ARP Funding: A Guide to Making Investments That Matter

4 min read
May 11, 2021 8:00:00 AM

The current climate of school funding is unrivaled by any we’ve seen in the recent past.

District leaders will be faced with many critical funding decisions that could impact the long-term success of their schools and student achievement.

With the announcements from the Department of Health and Human Services on the CDC’s providing $10 billion to states for COVID screening testing for K-12 teachers, staff, and students, as well as the American Rescue Plan Elementary and Secondary Emergency Relief (ARP ESSER) $122 billion fund, it’s clear there is a major push to re-open our nation’s public, charter and private schools in a safe and efficient manner per guidelines.

But with all of the potential investments for this new funding, what should administrators do? 

The pandemic has impacted nearly every aspect of our daily lives. It’s no secret that our education system has also been dramatically affected. Solving for declining student enrollment and increases in teacher attrition are at the forefront of the minds of school leaders.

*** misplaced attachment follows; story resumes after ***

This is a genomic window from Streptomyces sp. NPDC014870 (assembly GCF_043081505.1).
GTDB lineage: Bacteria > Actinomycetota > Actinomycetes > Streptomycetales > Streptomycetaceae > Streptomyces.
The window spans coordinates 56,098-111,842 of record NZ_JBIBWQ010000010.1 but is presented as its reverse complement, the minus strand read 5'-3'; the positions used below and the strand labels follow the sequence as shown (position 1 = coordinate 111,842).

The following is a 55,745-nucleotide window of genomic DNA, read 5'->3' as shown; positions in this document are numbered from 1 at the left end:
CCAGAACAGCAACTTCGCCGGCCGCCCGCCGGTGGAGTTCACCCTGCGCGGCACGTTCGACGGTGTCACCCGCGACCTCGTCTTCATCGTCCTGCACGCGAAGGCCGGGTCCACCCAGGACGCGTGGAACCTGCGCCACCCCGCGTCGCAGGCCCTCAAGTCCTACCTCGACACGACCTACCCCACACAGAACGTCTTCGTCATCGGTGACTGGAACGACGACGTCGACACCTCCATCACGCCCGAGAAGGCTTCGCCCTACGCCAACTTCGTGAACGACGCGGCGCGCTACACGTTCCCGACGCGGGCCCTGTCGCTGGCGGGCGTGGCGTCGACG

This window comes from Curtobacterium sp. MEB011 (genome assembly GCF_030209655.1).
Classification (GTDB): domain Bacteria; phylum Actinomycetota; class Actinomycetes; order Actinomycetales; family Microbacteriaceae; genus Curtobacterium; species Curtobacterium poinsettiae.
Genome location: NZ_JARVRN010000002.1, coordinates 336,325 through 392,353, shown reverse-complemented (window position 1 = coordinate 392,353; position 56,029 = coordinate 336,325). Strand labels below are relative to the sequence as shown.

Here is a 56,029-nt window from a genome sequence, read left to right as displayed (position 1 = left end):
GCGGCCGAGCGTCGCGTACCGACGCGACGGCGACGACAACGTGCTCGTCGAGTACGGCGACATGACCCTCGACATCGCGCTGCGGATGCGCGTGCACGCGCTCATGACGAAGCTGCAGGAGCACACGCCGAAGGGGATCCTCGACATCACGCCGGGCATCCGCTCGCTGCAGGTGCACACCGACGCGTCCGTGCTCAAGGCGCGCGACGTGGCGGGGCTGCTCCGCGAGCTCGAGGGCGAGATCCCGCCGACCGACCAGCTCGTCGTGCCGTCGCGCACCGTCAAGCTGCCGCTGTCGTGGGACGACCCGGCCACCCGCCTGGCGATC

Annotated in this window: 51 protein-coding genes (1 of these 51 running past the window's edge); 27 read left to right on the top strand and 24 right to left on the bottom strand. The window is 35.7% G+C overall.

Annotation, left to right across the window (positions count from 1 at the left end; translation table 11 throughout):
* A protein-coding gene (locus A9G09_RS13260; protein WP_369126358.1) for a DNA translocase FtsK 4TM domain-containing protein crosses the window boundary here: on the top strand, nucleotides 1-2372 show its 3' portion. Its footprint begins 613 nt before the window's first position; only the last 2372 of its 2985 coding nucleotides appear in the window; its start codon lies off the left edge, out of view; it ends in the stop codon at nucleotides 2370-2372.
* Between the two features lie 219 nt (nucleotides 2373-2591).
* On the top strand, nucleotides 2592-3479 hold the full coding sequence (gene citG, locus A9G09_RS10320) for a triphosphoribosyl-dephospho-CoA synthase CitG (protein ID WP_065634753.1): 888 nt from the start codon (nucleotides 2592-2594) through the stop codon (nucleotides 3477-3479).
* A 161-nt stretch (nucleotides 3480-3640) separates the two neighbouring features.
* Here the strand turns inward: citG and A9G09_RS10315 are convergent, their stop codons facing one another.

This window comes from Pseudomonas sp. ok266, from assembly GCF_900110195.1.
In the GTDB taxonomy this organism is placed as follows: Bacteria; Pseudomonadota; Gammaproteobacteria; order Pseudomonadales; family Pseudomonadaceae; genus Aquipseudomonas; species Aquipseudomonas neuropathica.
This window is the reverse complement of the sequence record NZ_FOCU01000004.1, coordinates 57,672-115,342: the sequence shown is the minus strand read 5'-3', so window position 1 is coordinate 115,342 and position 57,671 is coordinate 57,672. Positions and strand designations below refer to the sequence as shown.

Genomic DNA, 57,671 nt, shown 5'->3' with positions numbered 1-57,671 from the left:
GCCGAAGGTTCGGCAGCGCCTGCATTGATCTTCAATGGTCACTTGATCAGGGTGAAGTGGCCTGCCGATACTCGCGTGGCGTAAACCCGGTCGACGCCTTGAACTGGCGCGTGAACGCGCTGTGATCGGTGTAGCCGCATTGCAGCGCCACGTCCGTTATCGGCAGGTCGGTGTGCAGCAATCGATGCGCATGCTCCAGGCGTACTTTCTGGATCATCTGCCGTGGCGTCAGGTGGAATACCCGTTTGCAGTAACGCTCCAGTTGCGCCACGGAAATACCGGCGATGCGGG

These additional funds to secure the sustainability and success of our nation’s schools are a huge opportunity for district and school leaders in education to make wise investment decisions.

What should administrators prioritize to maximize the impact of their spending?

While the exact verbiage is listed here, the consensus is the funds are usable on efforts that make our schools safe while also addressing learning loss, mental health and SEL needs, furthering educational equity and support, as well as efforts to retain teachers and technology.

This guide will help district and school leaders understand the allowances of the ARP funds, while giving insight for prioritizing spending options that will make the biggest impact now and create sustainable futures. 

“These funds from the American Rescue Plan and the extraordinary steps the Department is taking to get these resources to states quickly will allow schools to invest in mitigation strategies to get students back in the classroom and stay there, and address the many impacts this pandemic has had on students — especially those disproportionately impacted by the pandemic.” — Miguel Cardona, Secretary of Education

6 Ways to Use ARP Funds to Address the Impacts of COVID on K-12 Education



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